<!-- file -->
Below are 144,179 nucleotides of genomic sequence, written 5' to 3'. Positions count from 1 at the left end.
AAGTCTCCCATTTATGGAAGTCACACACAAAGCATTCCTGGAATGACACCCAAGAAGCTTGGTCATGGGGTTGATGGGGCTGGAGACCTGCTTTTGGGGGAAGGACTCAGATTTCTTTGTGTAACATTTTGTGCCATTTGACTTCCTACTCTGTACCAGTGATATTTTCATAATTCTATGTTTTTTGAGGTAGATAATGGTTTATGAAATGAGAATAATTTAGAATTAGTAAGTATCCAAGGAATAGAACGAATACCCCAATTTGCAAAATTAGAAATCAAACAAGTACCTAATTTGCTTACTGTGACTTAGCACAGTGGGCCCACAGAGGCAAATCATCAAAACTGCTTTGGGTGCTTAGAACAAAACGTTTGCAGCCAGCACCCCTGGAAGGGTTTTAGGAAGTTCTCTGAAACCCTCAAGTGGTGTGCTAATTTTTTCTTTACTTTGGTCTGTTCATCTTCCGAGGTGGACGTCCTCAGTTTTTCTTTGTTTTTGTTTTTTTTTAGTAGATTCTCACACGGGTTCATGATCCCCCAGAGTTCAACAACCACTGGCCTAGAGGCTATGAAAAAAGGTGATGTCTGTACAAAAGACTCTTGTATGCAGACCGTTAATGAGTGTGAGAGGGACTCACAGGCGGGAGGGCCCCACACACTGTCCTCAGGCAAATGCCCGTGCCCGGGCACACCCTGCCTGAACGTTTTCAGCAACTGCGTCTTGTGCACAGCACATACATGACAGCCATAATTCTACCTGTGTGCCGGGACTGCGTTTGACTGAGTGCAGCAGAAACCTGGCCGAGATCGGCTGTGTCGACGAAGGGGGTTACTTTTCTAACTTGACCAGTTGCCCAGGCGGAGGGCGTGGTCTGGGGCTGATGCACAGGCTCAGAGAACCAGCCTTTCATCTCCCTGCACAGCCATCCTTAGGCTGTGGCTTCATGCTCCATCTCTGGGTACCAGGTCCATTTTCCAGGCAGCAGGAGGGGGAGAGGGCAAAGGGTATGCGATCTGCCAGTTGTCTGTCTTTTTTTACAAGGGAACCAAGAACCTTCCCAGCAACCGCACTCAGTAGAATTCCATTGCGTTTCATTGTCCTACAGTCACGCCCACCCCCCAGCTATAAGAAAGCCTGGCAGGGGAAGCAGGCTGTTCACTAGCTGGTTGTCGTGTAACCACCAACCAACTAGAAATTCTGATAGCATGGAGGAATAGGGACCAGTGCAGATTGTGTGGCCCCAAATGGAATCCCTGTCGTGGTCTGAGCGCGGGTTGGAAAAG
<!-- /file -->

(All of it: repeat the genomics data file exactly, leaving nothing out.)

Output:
Below are 144,179 nucleotides of genomic sequence, written 5' to 3'. Positions count from 1 at the left end.
AAGTCTCCCATTTATGGAAGTCACACACAAAGCATTCCTGGAATGACACCCAAGAAGCTTGGTCATGGGGTTGATGGGGCTGGAGACCTGCTTTTGGGGGAAGGACTCAGATTTCTTTGTGTAACATTTTGTGCCATTTGACTTCCTACTCTGTACCAGTGATATTTTCATAATTCTATGTTTTTTGAGGTAGATAATGGTTTATGAAATGAGAATAATTTAGAATTAGTAAGTATCCAAGGAATAGAACGAATACCCCAATTTGCAAAATTAGAAATCAAACAAGTACCTAATTTGCTTACTGTGACTTAGCACAGTGGGCCCACAGAGGCAAATCATCAAAACTGCTTTGGGTGCTTAGAACAAAACGTTTGCAGCCAGCACCCCTGGAAGGGTTTTAGGAAGTTCTCTGAAACCCTCAAGTGGTGTGCTAATTTTTTCTTTACTTTGGTCTGTTCATCTTCCGAGGTGGACGTCCTCAGTTTTTCTTTGTTTTTGTTTTTTTTTAGTAGATTCTCACACGGGTTCATGATCCCCCAGAGTTCAACAACCACTGGCCTAGAGGCTATGAAAAAAGGTGATGTCTGTACAAAAGACTCTTGTATGCAGACCGTTAATGAGTGTGAGAGGGACTCACAGGCGGGAGGGCCCCACACACTGTCCTCAGGCAAATGCCCGTGCCCGGGCACACCCTGCCTGAACGTTTTCAGCAACTGCGTCTTGTGCACAGCACATACATGACAGCCATAATTCTACCTGTGTGCCGGGACTGCGTTTGACTGAGTGCAGCAGAAACCTGGCCGAGATCGGCTGTGTCGACGAAGGGGGTTACTTTTCTAACTTGACCAGTTGCCCAGGCGGAGGGCGTGGTCTGGGGCTGATGCACAGGCTCAGAGAACCAGCCTTTCATCTCCCTGCACAGCCATCCTTAGGCTGTGGCTTCATGCTCCATCTCTGGGTACCAGGTCCATTTTCCAGGCAGCAGGAGGGGGAGAGGGCAAAGGGTATGCGATCTGCCAGTTGTCTGTCTTTTTTTACAAGGGAACCAAGAACCTTCCCAGCAACCGCACTCAGTAGAATTCCATTGCGTTTCATTGTCCTACAGTCACGCCCACCCCCCAGCTATAAGAAAGCCTGGCAGGGGAAGCAGGCTGTTCACTAGCTGGTTGTCGTGTAACCACCAACCAACTAGAAATTCTGATAGCATGGAGGAATAGGGACCAGTGCAGATTGTGTGGCCCCAAATGGAATCCCTGTCGTGGTCTGAGCGCGGGTTGGAAAAG